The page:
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Hardcover Jack The Giant Killer (Everyman's Library CHILDREN'S CLASSICS) Book

ISBN: 1857155076

ISBN13: 9781857155075

Jack The Giant Killer (Everyman's Library CHILDREN'S CLASSICS)

The story of Jack, the intrepid boy whose courage and ingenuity defeated a host of many-headed giants, has been told to children for hundreds of years. In 1842, when he was just 18, Richard Doyle,... This description may be from another edition of this product.


Format: Hardcover

Condition: Good*

*Best Available: (missing dust jacket)


1 Available

Customer Reviews

3 ratings

A Wonderful Imagination with a Taste for the Grotesque.

The author Richard Doyle was the son of a political caricaturist who went on to become a very gifted artist in his own right. In addition to working at some famous magazine of the time (called "Punch"), he also did the illustrations for the "Fairy Ring" (1846) which was a collection of newly translated Grimm's Fairy Tales. He combined a wonderful imagination with a taste for the grotesque. In 1842, while still a teenager he took a popular collection of traditional giant tales out of "The Child's Own Book" and retold it with such wonderful illustrations that it turned it into a classic. This is not "Jack and the Beanstalk". There is no magic beans, or golden goose. It's the story of a little boy named Jack and his adventures as he has to fight and kill several giants in some very gruesome ways. I don't know if I'd recommend this book for anyone faint of heart. In most tales he outsmarts the giants. In others he uses special gifts he has obtained, including a Cap of Knowledge, Shoes of Vast Swiftness, a Sword that can cut through anything, and a Coat that turns him invisible. The giants are very mean, and kidnap and eat people, but still for some reason or other, I couldn't help but feel sorry for some of them at times when Jack, who was already so much smarter than the giants, also becomes better equipped than them as well. Towards the end I guess I got the feeling that he had an unfair advantage. During one of his later adventures Jack briefly travels with King Arthur's son and eventually becomes a Knight of the Round Table. It was a very entertaining book, but a quick read. It was only 92 pages in length and most of those were taken up with the picturesque illustrations.

Don't miss this classic.

This book, a title in the Everyman's Library Children's Classics series, is a retelling of an old, old story. Richard Doyle was 18 in 1842. He copied the text of this book from a fairy tale that was already hundreds of years old, and he illustrated it with his own drawings, turning it into a picture book. He did this for his own amusement; he did not try to publish it. But five years after he died, his family published it, in 1888. The book is chock-full of drawings. Full-page and half-page pictures, plus small paintings within the sentences themselves, can be found throughout. And the text itself is fun to read, especially from our modern-day viewpoint and what we've learned to expect from stories. For example, you won't find as much conflict and drama as you're used to. Jack decides to kill a giant, he goes out, and he kills the giant. He never loses, and the giants don't really put up much of a fight. But the story is still interesting because Jack defeats many different kinds of giants --- one-headed, two-headed, and even three-headed ones. And slaying isn't Jack's only claim to fame. Sometimes he doesn't kill the monsters, he just outsmarts them. The old-fashioned language of the story is fun to read, and some of the storyteller's phrasing might even make you laugh. Here is an example: "Now Jack, though only the son of a poor farmer living in Cornwall, was very clever, for he not only fought and wrestled with all the youths within twenty miles round but he beat them likewise. Can it be wondered at that under these circumstances he should be his father's hope and his mother's joy and that the neighbours should look upon him with the greatest respect?" We might not admire little boys who fight quite as much as they admired them hundreds of years ago, but for Jack's chosen occupation, it was a necessity and it brought him great renown. You will love the pictures, the fast pace, and exciting exploits in Jack's story. King Arthur even shows up on the scene, fitting in perfectly in this fairy-tale world of pure-hearted knights and fair damsels, castles and moats, and magicians with their enchantments. Don't miss this classic. ---Reviewed by Tamara Penny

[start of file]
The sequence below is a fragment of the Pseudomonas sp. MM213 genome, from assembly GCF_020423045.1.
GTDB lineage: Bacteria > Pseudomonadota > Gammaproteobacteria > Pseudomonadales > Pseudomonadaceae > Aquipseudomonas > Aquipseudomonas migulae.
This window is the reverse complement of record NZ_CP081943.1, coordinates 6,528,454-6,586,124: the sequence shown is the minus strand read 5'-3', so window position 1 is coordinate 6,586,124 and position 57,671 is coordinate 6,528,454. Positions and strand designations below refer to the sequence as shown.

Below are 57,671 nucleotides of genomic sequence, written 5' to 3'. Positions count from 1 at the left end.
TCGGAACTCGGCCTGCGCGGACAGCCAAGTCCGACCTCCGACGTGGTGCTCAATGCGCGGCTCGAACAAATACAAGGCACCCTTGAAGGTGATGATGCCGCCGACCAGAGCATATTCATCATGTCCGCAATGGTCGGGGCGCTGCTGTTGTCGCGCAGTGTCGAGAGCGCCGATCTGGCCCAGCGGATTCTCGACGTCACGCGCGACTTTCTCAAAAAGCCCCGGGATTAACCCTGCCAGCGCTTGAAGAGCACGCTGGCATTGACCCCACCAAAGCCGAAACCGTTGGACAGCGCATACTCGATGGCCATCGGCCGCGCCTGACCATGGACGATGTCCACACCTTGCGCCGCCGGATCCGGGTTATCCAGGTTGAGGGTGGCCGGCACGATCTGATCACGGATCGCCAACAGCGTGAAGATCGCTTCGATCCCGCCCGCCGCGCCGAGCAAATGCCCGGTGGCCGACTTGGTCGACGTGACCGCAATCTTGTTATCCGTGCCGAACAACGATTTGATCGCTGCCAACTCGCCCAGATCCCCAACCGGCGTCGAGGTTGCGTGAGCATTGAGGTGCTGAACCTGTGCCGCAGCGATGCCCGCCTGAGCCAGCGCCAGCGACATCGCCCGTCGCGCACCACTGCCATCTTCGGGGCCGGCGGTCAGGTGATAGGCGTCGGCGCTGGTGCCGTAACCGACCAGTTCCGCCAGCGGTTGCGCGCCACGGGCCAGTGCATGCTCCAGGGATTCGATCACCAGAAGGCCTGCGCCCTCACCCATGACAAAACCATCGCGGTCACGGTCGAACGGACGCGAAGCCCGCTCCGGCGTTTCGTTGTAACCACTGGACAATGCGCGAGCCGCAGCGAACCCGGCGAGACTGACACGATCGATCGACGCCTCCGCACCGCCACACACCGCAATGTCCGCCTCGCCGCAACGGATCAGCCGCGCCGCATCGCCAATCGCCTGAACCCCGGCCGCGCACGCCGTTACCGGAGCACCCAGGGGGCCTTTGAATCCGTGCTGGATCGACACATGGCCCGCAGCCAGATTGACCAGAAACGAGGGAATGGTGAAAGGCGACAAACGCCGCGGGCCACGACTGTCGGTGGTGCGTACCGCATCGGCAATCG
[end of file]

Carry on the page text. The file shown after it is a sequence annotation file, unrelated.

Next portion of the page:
A beautiful Victorian classic made easily accessible

Jack the Giant Killer requires good reading skills but tells the story of Jack, an intrepid boy who sets out to kill giants. Draftsman/author Doyle's watercolors have been enlarged for this edition, and text given greater legibility: the result is a beautiful Victorian classic easily accessible to modern audiences.
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